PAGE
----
Growing evidence suggests that lesbian, gay, and bisexual adults may be at elevated risk for mental health and substance use disorders, possibly due to anti-gay stigma. Little of this work has examined putative excess morbidity among ethnic/racial minorities resulting from the experience of multiple sources of discrimination. The authors report findings from the National Latino and Asian American Survey (NLAAS), a national household probability psychiatric survey of 4,488 Latino and Asian American adults. Approximately 4.8% of persons interviewed identified as lesbian, gay, bisexual, and/or reported recent same-gender sexual experiences. Although few sexual orientation-related differences were observed, among men, gay/bisexual men were more likely than heterosexual men to report a recent suicide attempt. Among women, lesbian/bisexual women were more likely than heterosexual women to evidence positive 1-year and lifetime histories of depressive disorders. These findings suggest a small elevation in psychiatric morbidity risk among Latino and Asian American individuals with a minority sexual orientation. However, the level of morbidity among sexual orientation minorities in the NLAAS appears similar to or lower than that observed in population-based studies of lesbian, gay, and bisexual adults.

Soc Psychiatry Psychiatr Epidemiol. 2007 May;42(5):414-20. Epub 2007 Apr 21.
6. High prevalence of mental disorders and comorbidity in the Geneva Gay Men’s Health Study.
Wang J, Häusermann M, Ajdacic-Gross V, Aggleton P, Weiss MG.
Source
Institute for Social and Preventive Medicine, Hirschengraben 84, Zurich, Switzerland. jwang@ifspm.uzh.ch
Abstract
BACKGROUND:
Several large surveys have suggested high prevalence of psychiatric disorders among gay men and other men who have sex with men.
METHODS:
In 2002, a comprehensive health survey was conducted among 571 gay men in Geneva, Switzerland, using probability-based time-space sampling. The Composite International Diagnostic Interview Short-Form (CIDI-SF) was used to assess 12-month prevalence of major depression, specific phobia, social phobia, alcohol dependence, and drug dependence.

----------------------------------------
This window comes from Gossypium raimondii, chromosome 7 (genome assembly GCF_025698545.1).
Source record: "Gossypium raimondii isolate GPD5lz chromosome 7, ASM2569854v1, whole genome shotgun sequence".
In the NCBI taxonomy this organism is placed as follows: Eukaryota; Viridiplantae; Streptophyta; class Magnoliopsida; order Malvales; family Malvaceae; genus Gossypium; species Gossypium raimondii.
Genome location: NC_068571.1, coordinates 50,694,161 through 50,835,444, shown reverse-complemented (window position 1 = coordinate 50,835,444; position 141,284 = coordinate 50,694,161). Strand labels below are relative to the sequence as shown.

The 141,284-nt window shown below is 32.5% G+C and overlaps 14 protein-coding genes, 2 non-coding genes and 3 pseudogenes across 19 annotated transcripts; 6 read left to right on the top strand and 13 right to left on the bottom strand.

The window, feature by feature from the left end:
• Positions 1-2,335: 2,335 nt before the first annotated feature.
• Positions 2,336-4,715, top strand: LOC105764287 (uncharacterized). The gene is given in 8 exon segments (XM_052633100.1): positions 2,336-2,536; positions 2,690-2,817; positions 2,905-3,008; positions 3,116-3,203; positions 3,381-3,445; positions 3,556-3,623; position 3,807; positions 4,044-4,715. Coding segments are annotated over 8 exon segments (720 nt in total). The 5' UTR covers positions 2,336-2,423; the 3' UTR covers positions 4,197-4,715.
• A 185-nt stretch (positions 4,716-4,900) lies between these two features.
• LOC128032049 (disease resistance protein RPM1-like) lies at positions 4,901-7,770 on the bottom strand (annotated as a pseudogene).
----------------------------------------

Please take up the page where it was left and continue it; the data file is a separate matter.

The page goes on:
RESULTS:
Nearly half (43.7%, 95% CI=39.0-48.4) of the sample fulfilled the criteria for at least one of the five DSM-IV disorders: 19.2% had major depression, 21.9% had specific and/or social phobia, and 16.7% had an alcohol and/or drug dependence disorder in the past 12 months. Over one quarter of the cases were comorbid with another kind of disorder, and 35.7% of cases consulted a health care professional in the past 12 months for mental health. Like cases, screen-positives for mood and/or anxiety disorders (24.7%) also reported significantly greater disability and lower quality of life.
CONCLUSIONS:
Nearly two-thirds of this community sample of gay men was affected by psychiatric morbidity with new evidence for comorbidity, subthreshold disorders, and low levels of awareness of psychiatric disorders and their treatment. This population needs to be a priority in psychiatric epidemiology and mental public health.
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J Abnorm Psychol. 2009 Aug;118(3):647-58.
7. Burden of psychiatric morbidity among lesbian, gay, and bisexual individuals in the California Quality of Life Survey.
Cochran SD, Mays VM.
Source
Department of Epidemiology, School of Public Health, University of California, Los Angeles, California 90095-1772, USA. cochran@ucla.edu
Abstract
In recent population-based surveys, minority sexual orientation has been identified as a potential risk indicator for psychiatric morbidity. However, methodological limitations in the studies to date have led to concerns that current estimates are biased due to inadequate measurement of sexual orientation and uncontrolled confounding from prevalent HIV infection. In the present study, the authors investigate associations between sexual orientation and mental health/substance use morbidity using information obtained from 2,272 individuals, including 652 sexual orientation minorities, age 18 to 72 years, interviewed in the California Quality of Life Survey. Results confirm that minority sexual orientation is a risk indicator for psychiatric morbidity. However, levels of increased risk vary within this subpopulation by both gender and patterns of sexual orientation expression. Among gay/bisexual men, much of this greater burden is related to concurrent HIV infection. Reducing excess mental health morbidity risk among sexual orientation minorities could result in possibly a 5% to 11% reduction in the burden of the disorders assessed here among the adult population. Sexual orientation represents an important, but relatively understudied, individual characteristic shaping risk for psychiatric morbidity.

8. Subst Use Misuse. 2003 Sep-Nov;38(11-13):1739-58.
Lesbians’ drinking patterns: beyond the data.
Hughes TL.
Source